So, what is an APA style of referencing? The APA Style is an author-date referencing system which draws upon the 6th edition of the Publication manual of the American Psychological Association (APA). Each work or source referred to within the body of your writing is given an in-text reference and an entry in the Reference list at the end of the document.

So, how do I format an In-text reference? When formatting your in-text reference you need to consider the following:Are you quoting directly or in other words copying “word to word” from a source? Or are you paraphrasing or summarising the words or ideas of others in your own words? If using a direct quote from a source, include the Author’s surname, the year of publication and the page number in round brackets and place quotation marks around the direct quote. Alternatively, the author’s name can be used anywhere within the sentence.  In this case, place the year of publication and the page number in round brackets next to the Author’s surname name. When paraphrasing or summarising the ideas or opinions of others, include the authors’ surname and year of publication in round brackets within the text of your writing. If including the author anywhere in the sentence, place year of publication in round brackets next to the Author’s name.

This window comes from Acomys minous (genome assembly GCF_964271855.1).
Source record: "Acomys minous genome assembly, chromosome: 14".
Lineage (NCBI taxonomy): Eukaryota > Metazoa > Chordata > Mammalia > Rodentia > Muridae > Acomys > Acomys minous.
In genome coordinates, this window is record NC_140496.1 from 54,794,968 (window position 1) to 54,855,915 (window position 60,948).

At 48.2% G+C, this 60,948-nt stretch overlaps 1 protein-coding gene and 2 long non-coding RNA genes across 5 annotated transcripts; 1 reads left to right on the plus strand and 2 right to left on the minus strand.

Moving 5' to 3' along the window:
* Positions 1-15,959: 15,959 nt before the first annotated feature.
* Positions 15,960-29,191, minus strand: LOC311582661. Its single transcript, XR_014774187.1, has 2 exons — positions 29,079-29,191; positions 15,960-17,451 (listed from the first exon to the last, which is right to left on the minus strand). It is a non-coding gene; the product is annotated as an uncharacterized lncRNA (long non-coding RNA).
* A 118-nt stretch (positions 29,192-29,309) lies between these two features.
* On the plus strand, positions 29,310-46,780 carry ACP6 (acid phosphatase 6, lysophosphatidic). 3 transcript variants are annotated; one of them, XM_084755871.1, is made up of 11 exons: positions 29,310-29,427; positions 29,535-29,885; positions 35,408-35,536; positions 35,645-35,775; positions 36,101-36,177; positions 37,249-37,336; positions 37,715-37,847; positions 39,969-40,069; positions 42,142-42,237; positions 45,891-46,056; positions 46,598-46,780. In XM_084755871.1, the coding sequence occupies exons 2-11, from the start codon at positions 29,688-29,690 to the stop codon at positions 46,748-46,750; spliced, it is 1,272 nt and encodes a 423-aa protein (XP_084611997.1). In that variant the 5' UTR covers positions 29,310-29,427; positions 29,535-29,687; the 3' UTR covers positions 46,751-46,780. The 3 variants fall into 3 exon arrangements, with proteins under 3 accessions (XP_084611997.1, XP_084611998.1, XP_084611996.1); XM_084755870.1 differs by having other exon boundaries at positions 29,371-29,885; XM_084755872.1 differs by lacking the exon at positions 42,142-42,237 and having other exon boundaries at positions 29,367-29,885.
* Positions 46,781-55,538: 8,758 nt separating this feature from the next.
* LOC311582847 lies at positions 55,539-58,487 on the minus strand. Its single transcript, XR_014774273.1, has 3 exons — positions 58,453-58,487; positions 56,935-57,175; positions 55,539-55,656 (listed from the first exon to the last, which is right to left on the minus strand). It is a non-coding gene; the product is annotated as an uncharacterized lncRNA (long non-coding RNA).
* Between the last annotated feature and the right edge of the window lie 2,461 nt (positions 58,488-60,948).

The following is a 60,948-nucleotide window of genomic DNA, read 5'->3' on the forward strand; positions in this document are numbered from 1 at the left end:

So, how do I reference when there is more than one author of a particular source? Here are some examples of how you would do an in-text reference when there is more than 1 author of a particular source. 

The next component of APA Referencing is to compile a Reference List. A Reference list includes full details of all your in-text references and is listed on a separate page at the end of your assignment titled: References. It is arranged in alphabetical order and must be indented from the second and subsequent lines of each entry (5-7 spaces). 

For further assistance, follow the link to the APA referencing Guide OR Contact us through ‘Ask a Librarian’.